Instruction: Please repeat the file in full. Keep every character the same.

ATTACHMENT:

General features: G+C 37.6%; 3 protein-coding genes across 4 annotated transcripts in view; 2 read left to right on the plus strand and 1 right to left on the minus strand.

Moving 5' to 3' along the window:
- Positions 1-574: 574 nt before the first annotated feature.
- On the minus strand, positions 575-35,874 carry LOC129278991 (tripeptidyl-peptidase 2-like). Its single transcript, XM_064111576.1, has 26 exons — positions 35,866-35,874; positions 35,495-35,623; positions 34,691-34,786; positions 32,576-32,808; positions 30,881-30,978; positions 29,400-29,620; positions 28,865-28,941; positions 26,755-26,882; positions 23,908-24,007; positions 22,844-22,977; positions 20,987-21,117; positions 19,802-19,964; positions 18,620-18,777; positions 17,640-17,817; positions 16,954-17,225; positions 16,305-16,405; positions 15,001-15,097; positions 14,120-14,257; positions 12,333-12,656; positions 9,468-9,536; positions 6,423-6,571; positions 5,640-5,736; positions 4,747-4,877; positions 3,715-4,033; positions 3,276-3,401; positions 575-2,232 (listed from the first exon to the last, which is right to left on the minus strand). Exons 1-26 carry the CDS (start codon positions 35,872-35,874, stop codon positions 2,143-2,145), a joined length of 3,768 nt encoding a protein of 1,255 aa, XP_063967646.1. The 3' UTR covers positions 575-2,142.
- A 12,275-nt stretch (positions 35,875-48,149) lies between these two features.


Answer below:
General features: G+C 37.6%; 3 protein-coding genes across 4 annotated transcripts in view; 2 read left to right on the plus strand and 1 right to left on the minus strand.

Moving 5' to 3' along the window:
- Positions 1-574: 574 nt before the first annotated feature.
- On the minus strand, positions 575-35,874 carry LOC129278991 (tripeptidyl-peptidase 2-like). Its single transcript, XM_064111576.1, has 26 exons — positions 35,866-35,874; positions 35,495-35,623; positions 34,691-34,786; positions 32,576-32,808; positions 30,881-30,978; positions 29,400-29,620; positions 28,865-28,941; positions 26,755-26,882; positions 23,908-24,007; positions 22,844-22,977; positions 20,987-21,117; positions 19,802-19,964; positions 18,620-18,777; positions 17,640-17,817; positions 16,954-17,225; positions 16,305-16,405; positions 15,001-15,097; positions 14,120-14,257; positions 12,333-12,656; positions 9,468-9,536; positions 6,423-6,571; positions 5,640-5,736; positions 4,747-4,877; positions 3,715-4,033; positions 3,276-3,401; positions 575-2,232 (listed from the first exon to the last, which is right to left on the minus strand). Exons 1-26 carry the CDS (start codon positions 35,872-35,874, stop codon positions 2,143-2,145), a joined length of 3,768 nt encoding a protein of 1,255 aa, XP_063967646.1. The 3' UTR covers positions 575-2,142.
- A 12,275-nt stretch (positions 35,875-48,149) lies between these two features.